If you go through that 10 mile tempo and are noticeably concentrating on what you are doing, but not forcing yourself into goal pace, then I would say that you are pretty darn close to where you want to be.
If you are really grinding and even trying to go faster than goal pace, then I am more concerned. That’s why I put less stock in long slow runs. We know you can run a long ways slowly. Can you do it fast and not miss training before and after that day?
Hard stuff = yes it is!
Third, much like the workouts, I approached the same way- this is going to be hard. It’s going to take my complete focus to accomplish this. Whenever I was over confident, I blew it. Whenever workouts were easy I got over confident and maybe didn’t put as much into the details as I should have. However, whenever I knew I was fit, but completely convinced myself that this was going to be the hardest thing I had ever done, I was much more successful. Maybe that was just mindset, but it made me focus on all the details because I felt if I made mistakes, I was going to have to make it up somewhere. Those were slim margins for error. That’s really not to scare you, but rather, recognize the task you are about to undertake. It deserves respect and most definitely, our full attention.
All about the routine
Lastly, I was not obsessed with the outcome. I never obsessed with running a certain time. I thought about it, for sure. However, I focused more on the process of training and learning to train at a new level much more than training for the certain pace. When I was all about the outcome, I put way too much pressure on myself. If I didn’t hit that pace I was a failure and all that work was for naught. In reality, the hard work we are doing will carry over if things don’t workout immediately. When I was truly proud of running a great race based on race plan execution, the times typically came with that. When I freaked out because I few splits were off in a workout, that carried over to the race and typically ended in extreme disappointment.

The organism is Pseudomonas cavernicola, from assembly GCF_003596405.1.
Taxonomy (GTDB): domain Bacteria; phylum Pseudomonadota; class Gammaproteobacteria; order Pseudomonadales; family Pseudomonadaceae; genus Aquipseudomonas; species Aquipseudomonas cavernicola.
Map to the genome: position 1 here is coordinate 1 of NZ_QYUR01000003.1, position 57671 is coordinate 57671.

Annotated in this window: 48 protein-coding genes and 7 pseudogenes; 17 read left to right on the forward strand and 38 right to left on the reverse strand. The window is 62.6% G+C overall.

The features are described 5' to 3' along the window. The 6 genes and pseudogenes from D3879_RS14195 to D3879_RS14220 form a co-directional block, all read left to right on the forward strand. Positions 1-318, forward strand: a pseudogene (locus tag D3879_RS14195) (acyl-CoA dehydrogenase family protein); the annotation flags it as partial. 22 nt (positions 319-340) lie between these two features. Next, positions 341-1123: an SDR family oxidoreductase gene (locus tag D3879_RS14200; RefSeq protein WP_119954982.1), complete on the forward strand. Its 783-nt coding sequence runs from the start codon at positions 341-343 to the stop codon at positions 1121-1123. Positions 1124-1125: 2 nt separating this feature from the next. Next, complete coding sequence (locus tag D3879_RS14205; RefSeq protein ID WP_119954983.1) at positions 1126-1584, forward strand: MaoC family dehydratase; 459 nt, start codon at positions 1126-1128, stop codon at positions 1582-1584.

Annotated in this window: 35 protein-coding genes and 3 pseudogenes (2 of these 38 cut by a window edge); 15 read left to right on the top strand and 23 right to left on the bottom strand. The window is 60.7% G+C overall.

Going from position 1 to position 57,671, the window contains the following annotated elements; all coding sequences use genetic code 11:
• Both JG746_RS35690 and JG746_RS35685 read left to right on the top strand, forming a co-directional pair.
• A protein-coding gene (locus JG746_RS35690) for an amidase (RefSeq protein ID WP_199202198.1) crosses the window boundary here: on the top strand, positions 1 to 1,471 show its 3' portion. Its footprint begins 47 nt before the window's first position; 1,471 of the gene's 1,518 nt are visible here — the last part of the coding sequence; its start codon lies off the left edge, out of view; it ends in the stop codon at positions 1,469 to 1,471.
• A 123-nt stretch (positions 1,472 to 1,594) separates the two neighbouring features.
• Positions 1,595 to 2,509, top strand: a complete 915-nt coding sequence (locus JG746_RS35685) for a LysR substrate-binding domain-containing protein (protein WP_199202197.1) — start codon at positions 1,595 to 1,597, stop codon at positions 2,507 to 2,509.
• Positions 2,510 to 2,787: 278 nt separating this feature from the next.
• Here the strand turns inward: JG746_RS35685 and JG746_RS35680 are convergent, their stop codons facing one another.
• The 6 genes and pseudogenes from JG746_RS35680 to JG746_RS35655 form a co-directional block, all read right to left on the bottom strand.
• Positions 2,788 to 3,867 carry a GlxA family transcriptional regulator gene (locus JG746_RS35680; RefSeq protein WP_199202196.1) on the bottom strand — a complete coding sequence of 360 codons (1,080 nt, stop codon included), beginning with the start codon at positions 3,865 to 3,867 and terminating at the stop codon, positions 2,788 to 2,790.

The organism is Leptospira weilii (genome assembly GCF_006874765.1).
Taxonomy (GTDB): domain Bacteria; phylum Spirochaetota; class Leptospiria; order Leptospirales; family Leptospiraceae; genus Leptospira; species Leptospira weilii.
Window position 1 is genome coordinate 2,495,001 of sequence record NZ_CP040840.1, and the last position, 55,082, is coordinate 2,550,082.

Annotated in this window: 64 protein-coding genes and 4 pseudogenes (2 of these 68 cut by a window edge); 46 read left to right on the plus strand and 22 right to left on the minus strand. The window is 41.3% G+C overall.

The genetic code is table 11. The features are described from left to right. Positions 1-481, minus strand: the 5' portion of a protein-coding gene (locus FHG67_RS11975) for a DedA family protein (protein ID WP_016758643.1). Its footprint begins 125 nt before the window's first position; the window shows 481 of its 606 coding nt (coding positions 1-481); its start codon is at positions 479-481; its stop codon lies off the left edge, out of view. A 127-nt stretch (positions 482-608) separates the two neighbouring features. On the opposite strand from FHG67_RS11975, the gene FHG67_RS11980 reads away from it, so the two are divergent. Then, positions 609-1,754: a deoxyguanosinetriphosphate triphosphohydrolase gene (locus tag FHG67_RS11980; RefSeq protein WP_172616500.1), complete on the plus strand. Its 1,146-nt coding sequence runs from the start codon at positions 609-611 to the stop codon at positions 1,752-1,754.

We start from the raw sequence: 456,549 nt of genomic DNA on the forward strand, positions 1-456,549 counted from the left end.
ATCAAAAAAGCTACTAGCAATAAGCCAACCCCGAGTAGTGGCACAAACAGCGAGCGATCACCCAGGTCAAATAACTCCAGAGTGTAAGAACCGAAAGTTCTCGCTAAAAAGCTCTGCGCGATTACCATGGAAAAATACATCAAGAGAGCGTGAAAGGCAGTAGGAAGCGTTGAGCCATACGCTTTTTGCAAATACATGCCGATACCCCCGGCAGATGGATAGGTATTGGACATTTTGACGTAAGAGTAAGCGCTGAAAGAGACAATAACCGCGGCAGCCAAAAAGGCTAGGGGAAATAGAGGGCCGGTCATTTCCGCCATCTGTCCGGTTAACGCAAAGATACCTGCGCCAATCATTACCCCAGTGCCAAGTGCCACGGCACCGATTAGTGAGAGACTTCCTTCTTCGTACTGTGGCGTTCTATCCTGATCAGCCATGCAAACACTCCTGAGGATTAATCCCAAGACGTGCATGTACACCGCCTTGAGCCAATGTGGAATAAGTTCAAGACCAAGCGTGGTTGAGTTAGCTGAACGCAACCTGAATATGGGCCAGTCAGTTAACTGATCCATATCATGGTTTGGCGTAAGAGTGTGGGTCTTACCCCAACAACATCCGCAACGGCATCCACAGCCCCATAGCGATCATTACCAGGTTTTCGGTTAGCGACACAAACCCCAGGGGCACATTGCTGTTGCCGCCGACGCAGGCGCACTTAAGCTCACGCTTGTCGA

To wrap this up
So that’s really about it. I was able to keep a steady approach to training. I didn’t crush everything, but I didn’t have to force myself to hit a workout every single time out. I was able to have consistent training. I wasn’t skipping easy days just so I would be able to do a workout. My big workouts were tough (10 mile tempos, 2×3’s for example) but I found myself settling into the right paces- which is not the same thing as saying it was easy. They were tough, but not forced. I recognized that what I wanted to do would be very hard, but not impossible. All of those things combined really brought me a sense of quiet confidence. This actually helped me relax. It let me focus on the process of training at a level I hadn’t before. I was able to race with racing on my mind, not a set time. More times than not, when I was in this “zone,” the time I was looking for was usually there waiting for me at the finish line.